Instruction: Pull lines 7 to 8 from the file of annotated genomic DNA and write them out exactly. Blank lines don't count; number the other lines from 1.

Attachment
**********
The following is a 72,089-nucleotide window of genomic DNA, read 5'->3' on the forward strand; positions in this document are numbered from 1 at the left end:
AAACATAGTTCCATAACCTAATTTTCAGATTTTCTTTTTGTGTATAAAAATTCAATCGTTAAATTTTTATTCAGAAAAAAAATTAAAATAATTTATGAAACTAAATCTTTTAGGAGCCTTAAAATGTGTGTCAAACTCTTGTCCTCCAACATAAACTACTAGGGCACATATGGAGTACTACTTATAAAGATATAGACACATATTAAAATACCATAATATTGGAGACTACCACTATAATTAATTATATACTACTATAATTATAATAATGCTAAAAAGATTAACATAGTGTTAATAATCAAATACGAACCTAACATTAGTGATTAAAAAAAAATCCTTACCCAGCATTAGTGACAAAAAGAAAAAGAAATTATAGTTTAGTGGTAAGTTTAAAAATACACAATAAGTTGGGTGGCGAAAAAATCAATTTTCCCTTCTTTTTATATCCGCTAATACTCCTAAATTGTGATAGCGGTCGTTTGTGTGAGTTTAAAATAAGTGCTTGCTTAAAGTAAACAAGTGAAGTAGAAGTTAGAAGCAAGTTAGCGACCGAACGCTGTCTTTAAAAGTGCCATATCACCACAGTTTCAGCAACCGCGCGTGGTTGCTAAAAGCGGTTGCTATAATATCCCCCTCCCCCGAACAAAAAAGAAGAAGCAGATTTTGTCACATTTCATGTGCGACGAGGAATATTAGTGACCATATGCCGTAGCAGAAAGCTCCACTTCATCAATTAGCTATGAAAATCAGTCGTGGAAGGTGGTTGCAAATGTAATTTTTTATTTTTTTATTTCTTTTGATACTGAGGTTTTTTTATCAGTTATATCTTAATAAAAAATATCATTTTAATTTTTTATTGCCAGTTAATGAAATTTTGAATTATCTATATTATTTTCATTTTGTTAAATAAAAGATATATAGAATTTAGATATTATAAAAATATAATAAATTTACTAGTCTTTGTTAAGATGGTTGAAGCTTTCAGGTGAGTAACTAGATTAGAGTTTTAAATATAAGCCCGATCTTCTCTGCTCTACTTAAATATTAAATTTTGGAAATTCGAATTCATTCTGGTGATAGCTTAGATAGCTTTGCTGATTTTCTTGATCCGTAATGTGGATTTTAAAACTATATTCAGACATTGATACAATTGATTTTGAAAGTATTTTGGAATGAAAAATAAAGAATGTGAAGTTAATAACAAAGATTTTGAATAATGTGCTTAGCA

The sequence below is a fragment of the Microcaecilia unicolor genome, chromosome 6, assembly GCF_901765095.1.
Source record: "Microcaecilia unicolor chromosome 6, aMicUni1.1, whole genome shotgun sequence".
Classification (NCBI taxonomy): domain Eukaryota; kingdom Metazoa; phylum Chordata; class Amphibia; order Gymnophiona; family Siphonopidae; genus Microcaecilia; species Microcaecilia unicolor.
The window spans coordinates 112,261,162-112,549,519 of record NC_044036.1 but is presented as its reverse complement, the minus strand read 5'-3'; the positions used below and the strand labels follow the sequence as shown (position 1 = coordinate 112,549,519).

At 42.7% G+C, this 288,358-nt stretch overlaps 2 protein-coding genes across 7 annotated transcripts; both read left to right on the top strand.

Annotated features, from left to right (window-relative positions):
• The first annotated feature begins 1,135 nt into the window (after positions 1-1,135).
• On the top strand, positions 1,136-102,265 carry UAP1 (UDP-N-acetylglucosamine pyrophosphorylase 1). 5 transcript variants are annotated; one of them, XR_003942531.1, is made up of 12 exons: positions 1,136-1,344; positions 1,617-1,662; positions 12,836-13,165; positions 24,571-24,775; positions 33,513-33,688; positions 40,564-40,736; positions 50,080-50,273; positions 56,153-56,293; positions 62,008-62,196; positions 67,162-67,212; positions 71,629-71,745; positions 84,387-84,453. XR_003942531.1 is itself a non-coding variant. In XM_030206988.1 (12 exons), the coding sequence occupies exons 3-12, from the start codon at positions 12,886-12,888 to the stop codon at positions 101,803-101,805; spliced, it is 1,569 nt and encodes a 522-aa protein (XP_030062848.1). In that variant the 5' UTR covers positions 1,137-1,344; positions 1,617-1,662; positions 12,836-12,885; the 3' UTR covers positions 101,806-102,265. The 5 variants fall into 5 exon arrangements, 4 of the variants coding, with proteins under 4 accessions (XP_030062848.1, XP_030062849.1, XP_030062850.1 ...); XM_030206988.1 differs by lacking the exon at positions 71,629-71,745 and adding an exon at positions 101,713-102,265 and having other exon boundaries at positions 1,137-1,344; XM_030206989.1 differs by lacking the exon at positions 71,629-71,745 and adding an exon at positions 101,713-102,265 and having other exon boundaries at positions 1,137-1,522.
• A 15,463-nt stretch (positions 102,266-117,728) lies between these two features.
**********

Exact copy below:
At 42.7% G+C, this 288,358-nt stretch overlaps 2 protein-coding genes across 7 annotated transcripts; both read left to right on the top strand.

Annotated features, from left to right (window-relative positions):